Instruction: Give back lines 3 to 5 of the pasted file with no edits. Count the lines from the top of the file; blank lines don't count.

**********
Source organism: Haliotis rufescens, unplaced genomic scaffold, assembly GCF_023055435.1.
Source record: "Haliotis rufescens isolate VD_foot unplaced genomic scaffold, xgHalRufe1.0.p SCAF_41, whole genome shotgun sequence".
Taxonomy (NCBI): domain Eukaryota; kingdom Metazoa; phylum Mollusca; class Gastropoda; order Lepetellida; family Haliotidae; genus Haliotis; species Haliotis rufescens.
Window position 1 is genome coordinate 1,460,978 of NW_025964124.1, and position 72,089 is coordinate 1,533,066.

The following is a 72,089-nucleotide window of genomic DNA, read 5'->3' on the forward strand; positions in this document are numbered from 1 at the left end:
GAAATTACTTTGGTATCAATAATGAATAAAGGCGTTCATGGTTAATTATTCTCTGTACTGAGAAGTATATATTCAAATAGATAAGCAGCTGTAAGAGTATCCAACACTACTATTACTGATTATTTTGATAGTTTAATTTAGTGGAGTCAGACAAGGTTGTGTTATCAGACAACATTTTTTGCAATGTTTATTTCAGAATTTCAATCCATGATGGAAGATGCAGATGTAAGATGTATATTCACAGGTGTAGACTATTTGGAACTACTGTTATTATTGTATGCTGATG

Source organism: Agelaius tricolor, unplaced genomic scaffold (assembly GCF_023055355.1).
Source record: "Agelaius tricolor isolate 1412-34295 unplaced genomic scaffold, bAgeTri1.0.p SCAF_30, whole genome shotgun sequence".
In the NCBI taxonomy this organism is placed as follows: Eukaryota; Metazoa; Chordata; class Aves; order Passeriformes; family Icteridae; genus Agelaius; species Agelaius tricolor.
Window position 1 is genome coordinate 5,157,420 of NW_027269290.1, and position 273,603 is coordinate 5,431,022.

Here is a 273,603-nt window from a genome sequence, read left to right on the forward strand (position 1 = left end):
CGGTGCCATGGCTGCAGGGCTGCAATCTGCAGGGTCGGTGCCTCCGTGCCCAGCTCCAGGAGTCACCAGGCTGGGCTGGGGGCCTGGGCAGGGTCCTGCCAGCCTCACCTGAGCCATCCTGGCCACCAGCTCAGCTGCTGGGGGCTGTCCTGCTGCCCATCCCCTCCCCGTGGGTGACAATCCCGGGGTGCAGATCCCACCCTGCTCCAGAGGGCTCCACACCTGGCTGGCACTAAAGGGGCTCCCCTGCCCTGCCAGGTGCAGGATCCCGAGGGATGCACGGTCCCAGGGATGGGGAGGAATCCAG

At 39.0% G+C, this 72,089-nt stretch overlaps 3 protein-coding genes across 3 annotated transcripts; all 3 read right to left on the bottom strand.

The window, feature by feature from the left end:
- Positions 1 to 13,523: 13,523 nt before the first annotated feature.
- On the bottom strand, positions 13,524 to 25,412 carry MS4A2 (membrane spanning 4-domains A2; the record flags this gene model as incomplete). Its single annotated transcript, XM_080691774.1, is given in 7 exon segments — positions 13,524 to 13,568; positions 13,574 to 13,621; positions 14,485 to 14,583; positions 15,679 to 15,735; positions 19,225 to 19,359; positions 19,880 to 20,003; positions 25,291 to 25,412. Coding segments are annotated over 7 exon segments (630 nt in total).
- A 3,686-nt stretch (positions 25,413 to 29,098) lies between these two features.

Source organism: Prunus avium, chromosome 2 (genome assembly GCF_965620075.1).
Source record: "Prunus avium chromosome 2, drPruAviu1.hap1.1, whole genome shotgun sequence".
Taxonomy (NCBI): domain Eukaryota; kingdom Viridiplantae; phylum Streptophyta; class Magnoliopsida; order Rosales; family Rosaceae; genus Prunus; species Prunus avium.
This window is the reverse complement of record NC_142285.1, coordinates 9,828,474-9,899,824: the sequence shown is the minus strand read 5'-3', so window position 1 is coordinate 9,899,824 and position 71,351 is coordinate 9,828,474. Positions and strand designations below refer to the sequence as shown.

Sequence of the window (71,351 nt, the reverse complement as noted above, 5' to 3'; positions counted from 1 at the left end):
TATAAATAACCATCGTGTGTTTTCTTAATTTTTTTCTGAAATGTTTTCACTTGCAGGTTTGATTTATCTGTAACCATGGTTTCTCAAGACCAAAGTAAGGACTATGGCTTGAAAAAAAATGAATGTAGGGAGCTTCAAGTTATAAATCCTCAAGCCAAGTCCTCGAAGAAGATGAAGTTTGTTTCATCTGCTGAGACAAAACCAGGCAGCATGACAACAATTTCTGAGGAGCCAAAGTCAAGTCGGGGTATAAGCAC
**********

Taxonomy (NCBI): domain Eukaryota; kingdom Metazoa; phylum Mollusca; class Gastropoda; order Lepetellida; family Haliotidae; genus Haliotis; species Haliotis rufescens.
Window position 1 is genome coordinate 1,460,978 of NW_025964124.1, and position 72,089 is coordinate 1,533,066.

The following is a 72,089-nucleotide window of genomic DNA, read 5'->3' on the forward strand; positions in this document are numbered from 1 at the left end: